Theodor Herzl
Theodor Herzl Photo by Theodor Herzl
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Zionism didn’t begin as a unitary ideology. There was Herzl’s liberal Zionism; Ahad Ha’am’s and Yehuda Magne’s cultural Zionism. Socialist Zionism was the first strand to carry the day, and dominated Israeli politics for the first three decades. In the mid-20th century, Revisionist Zionism took over, later fusing with Messianic Zionism - which gave religious significance to Land and none to human rights. Until a few decades ago, discussion between the various Zionist camps was still possible

Now, alas, self-appointed representatives of the Zionist cause, primarily from the right, make it seem that Zionism requires blind allegiance to Israel's governments: A Zionist must admire Jewish power, whatever form it takes; Zionism requires shutting off your critical faculties. They call all who disagree with them ‘post-Zionists’ and accuse them of disloyalty.

Well, that makes both Herzl and Ahad Ha’am post-Zionists avant la lettre. Herzl thought that while the Jewish State should allow room for Jewish religion and Jewish clerics, they should be completely isolated from government and politics. He also had no place for theological notions that Jews had some God-given right to the land of Israel. He simply believed that they needed a state of their own. Ahad Ha’am would, today, be accused of being a self-hating post-Zionist, because he recoiled from some forms of Jewish power in the Yishuv, emphasizing cultural renewal over militarism.

Ben-Gurion - who believed in dialogue with other ideological positions, not in shutting them up - for decades debated with one of his fiercest ideological opponents: Shmuel-Hugo Bergman, rector of the Hebrew University and a member of Brit Shalom, a group that sought peaceful cooperation with Arabs.

As Peter Beinart’s showed in his excellent article in the New York Review of Books, a younger generation of Israelis has been driven away by the party line of the traditional Jewish Establishment. They don’t believe in unmitigated power-politics and are profoundly disaffected with the endless harping on Jewish victimhood. Many feel that if Zionism means backing the Israeli government's misguided Hasbara, supporting settlements in the West-Bank and dispossession Palestinians of property in Jerusalem, they are not Zionists. The same is true for many young people in Israel who recoil from the sad spectacle of Israeli politics. Many hardly care anymore, and, if they do, are at a loss as to how they can make a difference.

Beinart calls for an “uncomfortable Zionism … angry at what Israel risks becoming, and in love with what it still could be”. This is an excellent definition of what is needed today. It needn’t even be invented: we simply have to reconnect with the liberal Zionism of Herzl and Ahad Ha’am – something I have tried to show in a detailed proposal for a new Zionist vision, “Knowledge-Nation Israel".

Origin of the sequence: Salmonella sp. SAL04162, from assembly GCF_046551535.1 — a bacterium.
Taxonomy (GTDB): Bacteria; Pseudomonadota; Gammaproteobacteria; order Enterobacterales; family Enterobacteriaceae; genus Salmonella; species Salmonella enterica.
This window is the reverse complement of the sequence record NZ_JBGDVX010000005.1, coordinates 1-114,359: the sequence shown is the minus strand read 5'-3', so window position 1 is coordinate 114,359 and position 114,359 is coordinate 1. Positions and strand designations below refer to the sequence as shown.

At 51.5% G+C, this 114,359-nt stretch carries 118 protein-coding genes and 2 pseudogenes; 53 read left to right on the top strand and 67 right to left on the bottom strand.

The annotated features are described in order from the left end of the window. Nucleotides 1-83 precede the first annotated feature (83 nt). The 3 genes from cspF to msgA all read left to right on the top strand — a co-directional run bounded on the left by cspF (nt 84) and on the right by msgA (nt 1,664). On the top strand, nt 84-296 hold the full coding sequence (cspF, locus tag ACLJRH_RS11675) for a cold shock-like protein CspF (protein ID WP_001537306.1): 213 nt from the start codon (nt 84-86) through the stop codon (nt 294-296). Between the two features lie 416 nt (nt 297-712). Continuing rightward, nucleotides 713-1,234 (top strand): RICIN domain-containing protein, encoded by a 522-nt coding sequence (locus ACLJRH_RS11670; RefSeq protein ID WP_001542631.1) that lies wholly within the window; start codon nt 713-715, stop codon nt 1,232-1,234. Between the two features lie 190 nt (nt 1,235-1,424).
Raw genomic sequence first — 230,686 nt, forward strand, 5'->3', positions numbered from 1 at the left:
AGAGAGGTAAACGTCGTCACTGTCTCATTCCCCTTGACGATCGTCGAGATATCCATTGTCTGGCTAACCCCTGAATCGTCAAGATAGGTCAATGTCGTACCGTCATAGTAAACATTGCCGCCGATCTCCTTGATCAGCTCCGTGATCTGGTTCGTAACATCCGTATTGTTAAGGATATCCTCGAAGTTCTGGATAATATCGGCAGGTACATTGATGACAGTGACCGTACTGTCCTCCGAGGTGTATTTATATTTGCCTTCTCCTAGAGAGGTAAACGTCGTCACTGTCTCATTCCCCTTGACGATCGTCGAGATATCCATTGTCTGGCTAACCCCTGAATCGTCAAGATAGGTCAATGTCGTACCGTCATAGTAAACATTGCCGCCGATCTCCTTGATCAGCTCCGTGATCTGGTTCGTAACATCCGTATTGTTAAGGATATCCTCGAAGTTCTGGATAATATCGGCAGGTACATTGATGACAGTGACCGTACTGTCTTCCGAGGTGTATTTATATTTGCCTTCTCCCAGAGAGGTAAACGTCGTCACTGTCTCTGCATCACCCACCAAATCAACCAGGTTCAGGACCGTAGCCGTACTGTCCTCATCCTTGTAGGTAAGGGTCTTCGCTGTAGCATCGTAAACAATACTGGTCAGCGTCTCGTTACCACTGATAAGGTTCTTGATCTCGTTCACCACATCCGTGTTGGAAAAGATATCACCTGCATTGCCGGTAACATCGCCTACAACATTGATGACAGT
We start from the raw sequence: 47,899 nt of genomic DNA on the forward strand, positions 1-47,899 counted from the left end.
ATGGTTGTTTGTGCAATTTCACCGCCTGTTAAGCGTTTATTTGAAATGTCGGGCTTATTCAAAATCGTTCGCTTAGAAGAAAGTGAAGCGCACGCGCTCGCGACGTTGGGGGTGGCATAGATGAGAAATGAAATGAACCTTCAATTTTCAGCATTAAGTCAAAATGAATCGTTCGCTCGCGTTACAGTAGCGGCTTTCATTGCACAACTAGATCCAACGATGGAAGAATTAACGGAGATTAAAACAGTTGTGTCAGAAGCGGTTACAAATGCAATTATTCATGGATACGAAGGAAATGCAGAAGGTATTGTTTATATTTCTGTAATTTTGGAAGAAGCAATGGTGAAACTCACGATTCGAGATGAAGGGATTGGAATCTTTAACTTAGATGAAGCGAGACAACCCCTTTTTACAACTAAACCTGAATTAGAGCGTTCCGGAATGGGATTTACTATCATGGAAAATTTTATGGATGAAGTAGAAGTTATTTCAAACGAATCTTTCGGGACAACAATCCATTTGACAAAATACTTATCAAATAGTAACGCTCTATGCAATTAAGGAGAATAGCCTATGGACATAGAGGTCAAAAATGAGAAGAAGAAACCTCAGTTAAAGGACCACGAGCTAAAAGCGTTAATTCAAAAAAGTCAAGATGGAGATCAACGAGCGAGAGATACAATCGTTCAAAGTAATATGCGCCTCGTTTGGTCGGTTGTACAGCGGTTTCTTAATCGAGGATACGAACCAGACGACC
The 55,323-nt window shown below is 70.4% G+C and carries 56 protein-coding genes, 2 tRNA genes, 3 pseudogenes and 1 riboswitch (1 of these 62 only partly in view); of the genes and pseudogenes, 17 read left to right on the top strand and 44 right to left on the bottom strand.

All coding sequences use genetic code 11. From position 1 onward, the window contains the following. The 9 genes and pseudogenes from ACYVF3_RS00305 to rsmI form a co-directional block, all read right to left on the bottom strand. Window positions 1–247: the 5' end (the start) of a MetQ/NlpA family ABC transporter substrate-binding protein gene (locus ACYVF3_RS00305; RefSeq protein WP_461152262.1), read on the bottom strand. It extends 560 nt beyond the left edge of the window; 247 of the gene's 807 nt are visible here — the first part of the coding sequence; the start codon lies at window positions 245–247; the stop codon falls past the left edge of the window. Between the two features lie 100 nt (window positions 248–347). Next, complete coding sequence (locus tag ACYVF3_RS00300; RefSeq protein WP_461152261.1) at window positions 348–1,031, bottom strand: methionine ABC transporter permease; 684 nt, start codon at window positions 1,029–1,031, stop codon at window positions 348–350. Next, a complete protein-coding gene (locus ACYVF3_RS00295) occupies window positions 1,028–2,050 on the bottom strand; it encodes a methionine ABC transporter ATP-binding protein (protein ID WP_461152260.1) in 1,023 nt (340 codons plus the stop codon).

Liberal Zionism rejects the panicky call for a unified voice of all Jews and the frightened outcries about washing Israel’s dirty linen in front of the gentiles. It refuses to be lectured on what it means to be a good Jew or loyal to Israel. And it categorically rejects the demand that the policies of Israeli governments and the actions of Israeli government officials must be supported, even if they are destructive, inhuman and short-sighted.

Liberal Zionism is indeed angry at what Israel has become. It points out how Israel’s primary and secondary education system has deteriorated in the hands of party ideologues, indoctrinating children instead of teaching them to think critically. It protests at how the civil service has been filled with bureaucrats from the right who support eviction of Palestinians from their homes in places like Sheikh Jarrah. It highlights how Israel’s higher education system is being destroyed, while money goes to building yet more roads for settlers who have little use for democratic values and human rights, and who harass and degrade Palestinians.

Liberal Zionism will give the majority of the Jewish young generation, in Israel and the Diaspora, a way to express their Jewish identity and their love for what Israel can be without being stifled by right-wingers with totalitarian leanings. Liberal Zionism doesn’t require relinquishing moral clarity and universalist humanism in the name of tribal allegiance. It will ensure that the state of the Jewish people remains democratic not only in name, but in essence.

Liberal Zionism celebrates some of the most authentic traits of the Jewish tradition: The desire incisive debate; the contrarian spirit of davka; refusal to bow to authoritarianism. It will harness the creative energy - the hallmark of the Jewish contribution to Western culture, found today in Israel’s high-tech industry, art-scene and academia - to unhinge the dogmas and inertia of Israeli politics and move towards a future we can be proud of.